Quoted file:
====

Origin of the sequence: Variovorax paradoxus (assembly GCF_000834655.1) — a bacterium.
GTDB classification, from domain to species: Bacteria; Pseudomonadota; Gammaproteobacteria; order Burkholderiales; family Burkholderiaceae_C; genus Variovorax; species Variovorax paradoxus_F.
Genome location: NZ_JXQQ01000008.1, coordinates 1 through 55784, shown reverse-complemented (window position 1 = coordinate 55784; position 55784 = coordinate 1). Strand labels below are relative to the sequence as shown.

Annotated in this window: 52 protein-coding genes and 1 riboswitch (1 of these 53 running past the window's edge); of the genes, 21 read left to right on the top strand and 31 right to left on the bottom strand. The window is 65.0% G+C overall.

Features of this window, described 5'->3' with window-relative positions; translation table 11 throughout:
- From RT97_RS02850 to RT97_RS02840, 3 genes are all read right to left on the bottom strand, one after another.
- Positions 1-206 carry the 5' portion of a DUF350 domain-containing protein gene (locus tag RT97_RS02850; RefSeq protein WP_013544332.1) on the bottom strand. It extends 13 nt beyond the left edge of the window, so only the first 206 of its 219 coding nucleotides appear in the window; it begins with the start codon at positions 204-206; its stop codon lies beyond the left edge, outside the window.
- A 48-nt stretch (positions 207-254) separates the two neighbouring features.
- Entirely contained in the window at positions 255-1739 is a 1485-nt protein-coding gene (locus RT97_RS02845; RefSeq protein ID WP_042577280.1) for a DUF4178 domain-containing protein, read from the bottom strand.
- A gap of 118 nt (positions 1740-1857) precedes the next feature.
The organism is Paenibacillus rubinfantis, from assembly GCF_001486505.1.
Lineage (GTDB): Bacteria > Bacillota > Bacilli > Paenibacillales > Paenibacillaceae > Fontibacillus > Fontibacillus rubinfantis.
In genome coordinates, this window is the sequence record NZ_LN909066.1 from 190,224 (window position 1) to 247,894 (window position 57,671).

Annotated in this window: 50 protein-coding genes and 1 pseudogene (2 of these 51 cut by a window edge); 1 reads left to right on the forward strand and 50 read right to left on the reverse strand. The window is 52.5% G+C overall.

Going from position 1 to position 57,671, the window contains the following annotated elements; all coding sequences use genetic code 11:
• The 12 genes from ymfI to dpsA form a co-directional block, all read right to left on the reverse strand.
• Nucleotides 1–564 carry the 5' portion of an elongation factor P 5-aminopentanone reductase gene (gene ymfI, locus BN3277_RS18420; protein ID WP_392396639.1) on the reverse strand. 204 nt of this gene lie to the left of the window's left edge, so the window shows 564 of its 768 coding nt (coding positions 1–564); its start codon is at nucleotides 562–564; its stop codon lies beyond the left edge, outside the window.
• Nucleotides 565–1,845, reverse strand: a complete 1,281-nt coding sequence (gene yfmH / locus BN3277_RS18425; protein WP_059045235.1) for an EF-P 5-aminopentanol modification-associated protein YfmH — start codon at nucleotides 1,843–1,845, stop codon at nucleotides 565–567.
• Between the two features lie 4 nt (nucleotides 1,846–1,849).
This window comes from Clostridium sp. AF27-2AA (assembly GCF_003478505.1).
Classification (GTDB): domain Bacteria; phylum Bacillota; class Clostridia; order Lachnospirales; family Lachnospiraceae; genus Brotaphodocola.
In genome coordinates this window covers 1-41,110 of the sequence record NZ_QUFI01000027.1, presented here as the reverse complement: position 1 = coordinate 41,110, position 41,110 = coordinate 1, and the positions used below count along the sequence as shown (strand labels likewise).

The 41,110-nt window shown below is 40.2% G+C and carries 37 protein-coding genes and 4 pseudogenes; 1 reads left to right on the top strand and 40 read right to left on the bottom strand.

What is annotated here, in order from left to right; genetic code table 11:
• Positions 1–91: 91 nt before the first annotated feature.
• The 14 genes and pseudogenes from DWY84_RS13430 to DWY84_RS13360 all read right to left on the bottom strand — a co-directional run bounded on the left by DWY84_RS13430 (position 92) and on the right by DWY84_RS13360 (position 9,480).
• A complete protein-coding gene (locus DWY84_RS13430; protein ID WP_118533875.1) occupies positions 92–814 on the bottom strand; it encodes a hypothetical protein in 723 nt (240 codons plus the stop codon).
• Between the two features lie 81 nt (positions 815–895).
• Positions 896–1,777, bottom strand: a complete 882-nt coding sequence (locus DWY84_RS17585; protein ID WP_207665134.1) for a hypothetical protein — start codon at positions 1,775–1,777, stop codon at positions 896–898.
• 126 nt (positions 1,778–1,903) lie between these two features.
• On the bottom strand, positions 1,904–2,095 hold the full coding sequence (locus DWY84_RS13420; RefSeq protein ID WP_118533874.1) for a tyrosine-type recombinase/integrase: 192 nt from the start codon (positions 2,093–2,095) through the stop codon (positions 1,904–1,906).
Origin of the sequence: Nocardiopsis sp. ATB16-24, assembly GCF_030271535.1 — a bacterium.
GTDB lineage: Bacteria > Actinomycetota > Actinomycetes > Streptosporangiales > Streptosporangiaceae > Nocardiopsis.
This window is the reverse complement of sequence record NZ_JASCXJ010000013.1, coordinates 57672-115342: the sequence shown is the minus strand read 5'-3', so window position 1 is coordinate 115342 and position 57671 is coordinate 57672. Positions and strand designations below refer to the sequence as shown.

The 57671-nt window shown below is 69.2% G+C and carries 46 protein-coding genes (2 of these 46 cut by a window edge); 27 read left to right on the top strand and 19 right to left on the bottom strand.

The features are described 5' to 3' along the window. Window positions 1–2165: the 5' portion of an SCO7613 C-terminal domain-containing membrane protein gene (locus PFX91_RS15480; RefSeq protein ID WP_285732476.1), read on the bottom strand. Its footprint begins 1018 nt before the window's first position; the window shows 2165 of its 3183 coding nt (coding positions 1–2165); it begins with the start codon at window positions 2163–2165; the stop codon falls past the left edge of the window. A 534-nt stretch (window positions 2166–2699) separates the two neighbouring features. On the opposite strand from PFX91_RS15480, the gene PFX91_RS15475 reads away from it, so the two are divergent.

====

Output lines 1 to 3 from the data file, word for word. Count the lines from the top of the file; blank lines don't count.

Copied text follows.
Origin of the sequence: Variovorax paradoxus (assembly GCF_000834655.1) — a bacterium.
GTDB classification, from domain to species: Bacteria; Pseudomonadota; Gammaproteobacteria; order Burkholderiales; family Burkholderiaceae_C; genus Variovorax; species Variovorax paradoxus_F.
Genome location: NZ_JXQQ01000008.1, coordinates 1 through 55784, shown reverse-complemented (window position 1 = coordinate 55784; position 55784 = coordinate 1). Strand labels below are relative to the sequence as shown.